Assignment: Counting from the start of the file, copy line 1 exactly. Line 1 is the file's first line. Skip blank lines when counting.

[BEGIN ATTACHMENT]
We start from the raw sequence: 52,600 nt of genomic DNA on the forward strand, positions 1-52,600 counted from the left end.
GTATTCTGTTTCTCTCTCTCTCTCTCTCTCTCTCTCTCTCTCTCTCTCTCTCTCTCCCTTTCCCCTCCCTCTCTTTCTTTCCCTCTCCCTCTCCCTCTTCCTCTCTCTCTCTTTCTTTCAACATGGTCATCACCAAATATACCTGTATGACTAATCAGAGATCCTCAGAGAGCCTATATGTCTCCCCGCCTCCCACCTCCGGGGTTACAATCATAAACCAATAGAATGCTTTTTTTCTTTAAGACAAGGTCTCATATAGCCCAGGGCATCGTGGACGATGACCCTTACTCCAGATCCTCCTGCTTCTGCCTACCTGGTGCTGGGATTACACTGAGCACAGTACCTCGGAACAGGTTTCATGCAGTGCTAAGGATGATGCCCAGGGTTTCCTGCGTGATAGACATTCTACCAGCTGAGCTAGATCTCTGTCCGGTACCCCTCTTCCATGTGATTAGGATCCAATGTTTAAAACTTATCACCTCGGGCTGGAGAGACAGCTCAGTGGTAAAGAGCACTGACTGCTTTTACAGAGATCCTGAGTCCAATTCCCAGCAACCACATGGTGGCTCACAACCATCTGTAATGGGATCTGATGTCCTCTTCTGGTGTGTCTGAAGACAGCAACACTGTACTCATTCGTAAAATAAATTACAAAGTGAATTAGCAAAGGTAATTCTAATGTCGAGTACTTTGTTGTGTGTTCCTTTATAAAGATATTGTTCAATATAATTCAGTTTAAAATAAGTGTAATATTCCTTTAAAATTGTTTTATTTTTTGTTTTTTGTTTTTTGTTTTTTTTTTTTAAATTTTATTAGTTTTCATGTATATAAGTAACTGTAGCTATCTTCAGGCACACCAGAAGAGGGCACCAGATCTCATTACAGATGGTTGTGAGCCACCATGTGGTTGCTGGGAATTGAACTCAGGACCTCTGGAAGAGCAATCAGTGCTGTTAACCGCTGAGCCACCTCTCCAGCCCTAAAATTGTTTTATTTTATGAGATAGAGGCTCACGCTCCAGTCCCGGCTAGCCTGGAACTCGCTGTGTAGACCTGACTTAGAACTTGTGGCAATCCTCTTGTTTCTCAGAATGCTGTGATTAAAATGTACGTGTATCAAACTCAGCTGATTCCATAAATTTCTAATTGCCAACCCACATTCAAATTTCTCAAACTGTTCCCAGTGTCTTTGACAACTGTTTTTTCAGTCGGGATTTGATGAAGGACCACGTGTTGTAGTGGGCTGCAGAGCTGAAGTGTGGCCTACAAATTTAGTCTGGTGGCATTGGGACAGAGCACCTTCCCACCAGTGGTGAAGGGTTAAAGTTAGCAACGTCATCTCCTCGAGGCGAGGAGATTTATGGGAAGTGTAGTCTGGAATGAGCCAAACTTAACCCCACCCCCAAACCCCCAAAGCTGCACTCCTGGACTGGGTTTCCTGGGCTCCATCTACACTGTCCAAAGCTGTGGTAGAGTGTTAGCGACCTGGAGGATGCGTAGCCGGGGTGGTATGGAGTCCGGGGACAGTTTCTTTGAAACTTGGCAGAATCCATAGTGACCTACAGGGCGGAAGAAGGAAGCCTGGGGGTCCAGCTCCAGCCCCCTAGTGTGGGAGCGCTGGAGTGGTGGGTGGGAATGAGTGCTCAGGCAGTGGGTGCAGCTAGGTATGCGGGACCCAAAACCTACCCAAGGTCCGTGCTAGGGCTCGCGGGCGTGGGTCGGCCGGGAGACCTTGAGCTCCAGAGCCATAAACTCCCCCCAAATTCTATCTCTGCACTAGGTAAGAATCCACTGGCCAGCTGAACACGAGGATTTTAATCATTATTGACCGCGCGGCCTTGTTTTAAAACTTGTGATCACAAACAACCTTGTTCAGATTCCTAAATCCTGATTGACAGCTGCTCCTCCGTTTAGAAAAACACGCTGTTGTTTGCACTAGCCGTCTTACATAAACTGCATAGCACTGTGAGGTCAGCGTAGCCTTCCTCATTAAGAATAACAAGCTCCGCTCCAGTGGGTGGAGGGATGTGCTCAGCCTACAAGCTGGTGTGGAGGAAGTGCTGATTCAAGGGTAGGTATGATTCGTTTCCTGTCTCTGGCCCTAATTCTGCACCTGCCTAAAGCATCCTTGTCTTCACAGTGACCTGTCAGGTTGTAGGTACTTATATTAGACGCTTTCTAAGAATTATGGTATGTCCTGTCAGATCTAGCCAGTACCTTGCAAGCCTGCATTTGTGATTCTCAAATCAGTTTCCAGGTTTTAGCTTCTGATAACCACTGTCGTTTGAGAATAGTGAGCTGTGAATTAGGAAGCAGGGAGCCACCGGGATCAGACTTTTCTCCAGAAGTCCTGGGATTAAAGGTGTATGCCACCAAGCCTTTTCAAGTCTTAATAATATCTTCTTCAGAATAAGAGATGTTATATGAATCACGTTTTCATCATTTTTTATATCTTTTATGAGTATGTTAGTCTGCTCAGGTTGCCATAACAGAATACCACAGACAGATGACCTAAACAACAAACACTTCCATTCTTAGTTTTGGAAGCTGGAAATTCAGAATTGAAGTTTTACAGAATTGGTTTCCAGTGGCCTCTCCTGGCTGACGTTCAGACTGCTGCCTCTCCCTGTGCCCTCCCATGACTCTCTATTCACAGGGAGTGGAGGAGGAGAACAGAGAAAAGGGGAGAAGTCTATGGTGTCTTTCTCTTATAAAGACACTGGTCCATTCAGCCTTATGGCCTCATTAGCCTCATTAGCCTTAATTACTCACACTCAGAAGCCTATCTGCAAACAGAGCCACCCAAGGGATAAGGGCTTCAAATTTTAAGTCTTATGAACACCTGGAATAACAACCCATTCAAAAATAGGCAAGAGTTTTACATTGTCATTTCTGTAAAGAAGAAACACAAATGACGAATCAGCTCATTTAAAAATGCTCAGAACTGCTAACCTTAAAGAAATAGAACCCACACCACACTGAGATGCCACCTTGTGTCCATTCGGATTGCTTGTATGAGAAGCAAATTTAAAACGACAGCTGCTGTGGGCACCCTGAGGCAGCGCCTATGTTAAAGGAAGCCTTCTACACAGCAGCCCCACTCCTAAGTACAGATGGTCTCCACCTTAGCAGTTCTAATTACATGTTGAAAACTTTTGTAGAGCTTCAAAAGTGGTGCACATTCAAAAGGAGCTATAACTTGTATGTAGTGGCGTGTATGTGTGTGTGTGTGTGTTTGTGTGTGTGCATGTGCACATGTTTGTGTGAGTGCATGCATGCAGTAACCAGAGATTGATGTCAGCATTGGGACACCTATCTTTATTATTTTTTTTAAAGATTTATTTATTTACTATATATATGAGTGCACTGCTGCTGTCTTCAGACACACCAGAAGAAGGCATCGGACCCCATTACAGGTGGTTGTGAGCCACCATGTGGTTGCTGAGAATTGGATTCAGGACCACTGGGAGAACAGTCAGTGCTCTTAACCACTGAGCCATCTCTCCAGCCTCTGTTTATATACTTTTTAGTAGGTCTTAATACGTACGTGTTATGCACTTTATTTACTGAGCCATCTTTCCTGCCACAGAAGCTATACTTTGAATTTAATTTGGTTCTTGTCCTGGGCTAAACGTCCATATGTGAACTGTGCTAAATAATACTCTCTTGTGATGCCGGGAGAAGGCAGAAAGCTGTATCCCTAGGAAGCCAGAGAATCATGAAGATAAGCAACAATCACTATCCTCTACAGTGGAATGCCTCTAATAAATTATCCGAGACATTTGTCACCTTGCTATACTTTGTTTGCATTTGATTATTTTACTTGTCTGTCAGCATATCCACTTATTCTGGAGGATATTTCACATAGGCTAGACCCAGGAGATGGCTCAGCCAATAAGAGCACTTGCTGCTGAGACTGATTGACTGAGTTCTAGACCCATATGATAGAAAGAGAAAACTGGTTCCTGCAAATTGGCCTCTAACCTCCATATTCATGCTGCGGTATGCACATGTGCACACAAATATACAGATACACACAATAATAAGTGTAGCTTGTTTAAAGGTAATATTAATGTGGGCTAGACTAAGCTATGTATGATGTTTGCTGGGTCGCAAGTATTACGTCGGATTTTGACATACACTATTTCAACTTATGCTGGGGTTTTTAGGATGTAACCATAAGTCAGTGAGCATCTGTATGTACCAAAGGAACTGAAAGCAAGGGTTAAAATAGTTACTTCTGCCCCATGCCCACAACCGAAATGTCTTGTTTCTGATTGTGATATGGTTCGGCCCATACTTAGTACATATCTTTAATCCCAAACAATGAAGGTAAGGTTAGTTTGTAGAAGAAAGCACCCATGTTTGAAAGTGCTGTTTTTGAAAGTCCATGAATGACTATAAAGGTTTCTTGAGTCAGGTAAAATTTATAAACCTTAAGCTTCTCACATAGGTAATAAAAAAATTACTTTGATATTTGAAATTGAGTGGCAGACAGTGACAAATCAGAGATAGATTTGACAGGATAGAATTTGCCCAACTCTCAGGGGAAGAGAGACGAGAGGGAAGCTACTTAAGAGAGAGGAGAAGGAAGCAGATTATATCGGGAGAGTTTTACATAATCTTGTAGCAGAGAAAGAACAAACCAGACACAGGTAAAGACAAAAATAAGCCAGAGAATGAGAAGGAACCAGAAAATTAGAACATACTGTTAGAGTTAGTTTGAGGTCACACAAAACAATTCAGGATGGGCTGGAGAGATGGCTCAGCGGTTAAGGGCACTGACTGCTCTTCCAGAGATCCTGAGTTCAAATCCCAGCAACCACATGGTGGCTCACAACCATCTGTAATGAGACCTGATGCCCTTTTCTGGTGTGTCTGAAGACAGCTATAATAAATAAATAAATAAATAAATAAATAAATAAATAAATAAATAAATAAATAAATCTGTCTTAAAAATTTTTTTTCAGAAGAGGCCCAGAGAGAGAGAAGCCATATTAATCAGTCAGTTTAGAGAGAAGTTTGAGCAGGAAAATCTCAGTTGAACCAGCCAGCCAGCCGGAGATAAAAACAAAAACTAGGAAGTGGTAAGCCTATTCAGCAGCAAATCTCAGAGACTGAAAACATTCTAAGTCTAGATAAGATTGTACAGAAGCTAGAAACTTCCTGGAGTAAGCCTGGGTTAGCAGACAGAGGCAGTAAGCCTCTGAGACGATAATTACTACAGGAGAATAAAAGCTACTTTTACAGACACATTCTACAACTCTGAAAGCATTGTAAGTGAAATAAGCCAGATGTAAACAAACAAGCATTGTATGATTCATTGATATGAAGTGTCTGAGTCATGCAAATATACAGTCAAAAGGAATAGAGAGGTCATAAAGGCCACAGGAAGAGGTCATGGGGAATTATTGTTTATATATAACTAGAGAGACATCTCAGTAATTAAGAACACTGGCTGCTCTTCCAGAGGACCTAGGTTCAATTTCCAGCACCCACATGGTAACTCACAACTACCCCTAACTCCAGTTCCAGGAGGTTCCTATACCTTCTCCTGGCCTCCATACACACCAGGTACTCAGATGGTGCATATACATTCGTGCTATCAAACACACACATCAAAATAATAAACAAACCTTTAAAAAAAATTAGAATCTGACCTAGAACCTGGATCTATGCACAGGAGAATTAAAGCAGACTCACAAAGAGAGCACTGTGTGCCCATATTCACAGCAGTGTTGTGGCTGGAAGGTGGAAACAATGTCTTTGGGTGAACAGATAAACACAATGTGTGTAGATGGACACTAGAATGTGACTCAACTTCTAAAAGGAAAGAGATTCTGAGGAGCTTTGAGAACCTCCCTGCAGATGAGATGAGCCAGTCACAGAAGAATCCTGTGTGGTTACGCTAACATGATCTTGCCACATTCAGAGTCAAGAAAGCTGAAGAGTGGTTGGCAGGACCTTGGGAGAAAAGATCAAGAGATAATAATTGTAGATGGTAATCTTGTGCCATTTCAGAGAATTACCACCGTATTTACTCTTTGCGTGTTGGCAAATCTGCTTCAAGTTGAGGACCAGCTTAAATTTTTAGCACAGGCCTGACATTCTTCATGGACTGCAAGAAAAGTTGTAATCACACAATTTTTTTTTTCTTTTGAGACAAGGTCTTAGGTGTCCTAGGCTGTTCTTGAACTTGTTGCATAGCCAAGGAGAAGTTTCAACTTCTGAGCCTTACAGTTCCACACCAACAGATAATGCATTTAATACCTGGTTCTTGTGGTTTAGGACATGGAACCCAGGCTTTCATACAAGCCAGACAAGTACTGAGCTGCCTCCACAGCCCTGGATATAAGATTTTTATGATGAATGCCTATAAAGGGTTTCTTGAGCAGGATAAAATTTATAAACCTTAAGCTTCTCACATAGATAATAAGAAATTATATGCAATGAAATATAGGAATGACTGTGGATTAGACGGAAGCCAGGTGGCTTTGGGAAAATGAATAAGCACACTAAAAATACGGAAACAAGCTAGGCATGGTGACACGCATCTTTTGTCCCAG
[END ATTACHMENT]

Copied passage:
We start from the raw sequence: 52,600 nt of genomic DNA on the forward strand, positions 1-52,600 counted from the left end.